St. Paul Academy and Summit School
|St. Paul Academy and Summit School|
|St. Paul, MN, USA|
|Established||SPA: 1900, Summit School: 1917, Merger: 1969|
|Head of School||Bryn S. Roberts|
263 K–5 (Lower School)
248 6–8 (Middle School)
373 9–12 (Upper School)
|Average class size||14 students|
|Student to teacher ratio||7:1|
|Campus||Two campuses in residential neighborhoods|
|Color(s)||Navy Blue and Vegas Gold|
|Athletics||14 sports, 34 teams|
|Average SAT scores||580–690 cr. reading
580–710 writing (mid 50% ranges)
|Average ACT scores (mid 50% ranges)||30|
The school was established through a merger in 1969 of St. Paul Academy, a school for boys, and Summit School, a school for girls. St. Paul Academy was founded in 1900 and Summit School in 1917. The school celebrated its centennial in 2000. Accredited by the Independent Schools Association of the Central States, SPA is a member of the National Association of Independent Schools, the Cum Laude Society, and The College Board.
In the Upper School (grades 9–12), SPA has a college-preparatory liberal arts curriculum. SPA teaches an independent curriculum that does not follow either the AP or IB curriculum models, though individual students may opt to take AP tests. Courses have been taught using Harkness tables, distinctive elliptical wooden tables that seat 12–15 students, since 2005. Each year, the school sends several juniors to semester-away programs including CITYterm in New York, Oxbow School in California, Maine Coast Semester in Maine, and Rocky Mountain Semester in Colorado.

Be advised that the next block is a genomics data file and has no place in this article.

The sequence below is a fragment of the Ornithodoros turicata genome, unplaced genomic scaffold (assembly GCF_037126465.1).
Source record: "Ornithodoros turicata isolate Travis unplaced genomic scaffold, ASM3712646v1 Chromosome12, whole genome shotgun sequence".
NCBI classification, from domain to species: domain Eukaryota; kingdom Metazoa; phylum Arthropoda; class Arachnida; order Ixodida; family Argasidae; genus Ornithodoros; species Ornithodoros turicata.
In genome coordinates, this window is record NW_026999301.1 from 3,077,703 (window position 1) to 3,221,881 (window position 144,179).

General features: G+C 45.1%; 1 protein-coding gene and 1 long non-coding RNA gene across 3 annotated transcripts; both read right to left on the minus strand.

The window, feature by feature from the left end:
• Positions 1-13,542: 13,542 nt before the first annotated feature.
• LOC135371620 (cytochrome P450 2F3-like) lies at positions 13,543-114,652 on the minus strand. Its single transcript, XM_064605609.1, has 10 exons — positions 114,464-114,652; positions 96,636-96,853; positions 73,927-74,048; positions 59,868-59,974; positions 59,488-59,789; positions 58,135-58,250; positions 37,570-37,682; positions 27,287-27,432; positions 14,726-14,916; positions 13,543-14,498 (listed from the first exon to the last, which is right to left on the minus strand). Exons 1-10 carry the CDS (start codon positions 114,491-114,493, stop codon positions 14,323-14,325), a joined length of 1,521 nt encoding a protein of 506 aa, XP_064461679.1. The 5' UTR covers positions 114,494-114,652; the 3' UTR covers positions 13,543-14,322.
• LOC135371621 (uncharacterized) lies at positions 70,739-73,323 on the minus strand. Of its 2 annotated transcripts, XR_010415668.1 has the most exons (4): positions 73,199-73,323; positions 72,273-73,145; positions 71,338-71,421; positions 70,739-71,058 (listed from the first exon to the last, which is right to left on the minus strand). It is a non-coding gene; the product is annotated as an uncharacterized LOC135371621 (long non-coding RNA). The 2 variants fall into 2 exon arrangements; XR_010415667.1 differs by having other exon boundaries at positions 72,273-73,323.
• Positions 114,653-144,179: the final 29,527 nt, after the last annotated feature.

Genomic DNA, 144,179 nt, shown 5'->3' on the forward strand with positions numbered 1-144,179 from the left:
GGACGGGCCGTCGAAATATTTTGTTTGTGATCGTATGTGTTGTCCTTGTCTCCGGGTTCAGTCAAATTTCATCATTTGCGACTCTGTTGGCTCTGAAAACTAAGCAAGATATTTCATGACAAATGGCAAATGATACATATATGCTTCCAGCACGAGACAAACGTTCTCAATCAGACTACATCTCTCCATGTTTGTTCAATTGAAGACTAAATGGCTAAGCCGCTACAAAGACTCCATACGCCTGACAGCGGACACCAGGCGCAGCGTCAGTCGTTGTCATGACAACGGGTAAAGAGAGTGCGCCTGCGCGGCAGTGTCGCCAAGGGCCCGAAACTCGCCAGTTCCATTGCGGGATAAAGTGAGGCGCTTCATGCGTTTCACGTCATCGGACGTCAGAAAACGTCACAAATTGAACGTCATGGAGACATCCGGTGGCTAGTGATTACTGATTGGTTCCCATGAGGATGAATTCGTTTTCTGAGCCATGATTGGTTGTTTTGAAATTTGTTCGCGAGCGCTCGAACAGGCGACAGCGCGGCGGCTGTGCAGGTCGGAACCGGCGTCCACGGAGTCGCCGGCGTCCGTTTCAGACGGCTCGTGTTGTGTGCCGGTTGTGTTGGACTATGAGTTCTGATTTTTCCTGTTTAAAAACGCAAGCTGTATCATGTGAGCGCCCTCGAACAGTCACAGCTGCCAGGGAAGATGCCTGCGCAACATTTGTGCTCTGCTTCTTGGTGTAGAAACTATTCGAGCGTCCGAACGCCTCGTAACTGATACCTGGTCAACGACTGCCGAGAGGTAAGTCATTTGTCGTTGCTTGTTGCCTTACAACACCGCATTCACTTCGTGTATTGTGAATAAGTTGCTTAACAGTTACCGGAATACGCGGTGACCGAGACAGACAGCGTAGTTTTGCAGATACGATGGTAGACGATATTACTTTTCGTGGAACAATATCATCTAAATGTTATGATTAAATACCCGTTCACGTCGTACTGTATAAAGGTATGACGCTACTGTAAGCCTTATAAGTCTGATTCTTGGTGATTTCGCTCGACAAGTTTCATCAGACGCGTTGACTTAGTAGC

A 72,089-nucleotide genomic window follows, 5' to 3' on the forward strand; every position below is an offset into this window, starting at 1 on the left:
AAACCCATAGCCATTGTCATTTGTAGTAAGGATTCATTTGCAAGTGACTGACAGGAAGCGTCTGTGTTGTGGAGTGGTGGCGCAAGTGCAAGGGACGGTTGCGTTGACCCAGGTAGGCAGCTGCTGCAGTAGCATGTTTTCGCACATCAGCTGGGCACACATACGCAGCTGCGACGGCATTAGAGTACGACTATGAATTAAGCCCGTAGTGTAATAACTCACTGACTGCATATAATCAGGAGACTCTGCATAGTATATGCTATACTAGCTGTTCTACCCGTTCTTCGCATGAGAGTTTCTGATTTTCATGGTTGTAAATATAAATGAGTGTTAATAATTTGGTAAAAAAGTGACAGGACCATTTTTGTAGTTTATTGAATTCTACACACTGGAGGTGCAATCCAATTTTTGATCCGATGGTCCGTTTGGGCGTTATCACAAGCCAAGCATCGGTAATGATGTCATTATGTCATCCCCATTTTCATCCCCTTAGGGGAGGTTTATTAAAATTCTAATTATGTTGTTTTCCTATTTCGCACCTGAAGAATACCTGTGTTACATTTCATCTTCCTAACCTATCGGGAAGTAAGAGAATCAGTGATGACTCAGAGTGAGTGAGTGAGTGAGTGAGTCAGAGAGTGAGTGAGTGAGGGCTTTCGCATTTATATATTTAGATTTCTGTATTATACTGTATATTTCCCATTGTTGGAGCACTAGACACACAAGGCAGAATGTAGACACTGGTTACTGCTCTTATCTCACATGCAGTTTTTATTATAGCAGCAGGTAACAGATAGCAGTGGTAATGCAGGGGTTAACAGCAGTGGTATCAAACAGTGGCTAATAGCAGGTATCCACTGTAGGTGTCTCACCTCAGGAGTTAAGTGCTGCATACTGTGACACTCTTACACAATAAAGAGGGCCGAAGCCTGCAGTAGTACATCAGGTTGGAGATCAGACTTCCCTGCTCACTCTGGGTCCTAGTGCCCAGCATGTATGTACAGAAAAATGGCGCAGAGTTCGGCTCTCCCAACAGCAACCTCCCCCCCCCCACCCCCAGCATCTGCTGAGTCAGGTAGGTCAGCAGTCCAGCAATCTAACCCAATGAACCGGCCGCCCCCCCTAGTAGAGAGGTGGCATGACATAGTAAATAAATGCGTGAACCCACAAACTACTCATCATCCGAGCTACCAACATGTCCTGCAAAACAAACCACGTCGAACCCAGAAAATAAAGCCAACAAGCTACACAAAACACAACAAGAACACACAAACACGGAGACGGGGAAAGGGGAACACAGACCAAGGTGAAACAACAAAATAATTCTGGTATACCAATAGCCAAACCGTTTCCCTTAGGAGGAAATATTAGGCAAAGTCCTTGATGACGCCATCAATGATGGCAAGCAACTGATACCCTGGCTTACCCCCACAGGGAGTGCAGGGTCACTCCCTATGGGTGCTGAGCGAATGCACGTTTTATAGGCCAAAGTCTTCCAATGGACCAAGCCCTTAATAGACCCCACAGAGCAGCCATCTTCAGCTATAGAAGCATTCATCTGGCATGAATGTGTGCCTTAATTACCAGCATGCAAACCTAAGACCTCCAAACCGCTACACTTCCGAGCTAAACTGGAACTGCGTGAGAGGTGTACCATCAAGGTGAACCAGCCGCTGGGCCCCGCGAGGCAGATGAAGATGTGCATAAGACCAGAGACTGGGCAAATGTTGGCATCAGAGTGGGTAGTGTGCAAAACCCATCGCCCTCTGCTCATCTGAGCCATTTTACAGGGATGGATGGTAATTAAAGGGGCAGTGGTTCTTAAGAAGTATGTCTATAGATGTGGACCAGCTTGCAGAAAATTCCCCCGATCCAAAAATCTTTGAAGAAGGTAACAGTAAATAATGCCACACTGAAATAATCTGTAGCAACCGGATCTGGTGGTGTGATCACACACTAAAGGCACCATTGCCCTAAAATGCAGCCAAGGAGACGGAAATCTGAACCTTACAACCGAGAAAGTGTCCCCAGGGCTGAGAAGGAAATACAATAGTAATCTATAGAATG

SPA's English department offers students strong individual attention, helping students develop their analytical reading and writing skills. General courses are offered during freshman and sophomore years, while semester-long electives are offered during junior and senior years.
The language department offers instruction in French, German, Spanish, and Mandarin Chinese (simplified characters) and has optional international exchange programs for students in grades 10–12 with partner schools in France, Germany, Spain, and China. All students in grades K-5 study Spanish but then have the option to change their course of study in the Middle and Upper School.
For freshman through junior year, the history department has required courses that include two years of World History and one year of American history. In senior year, all history courses are electives.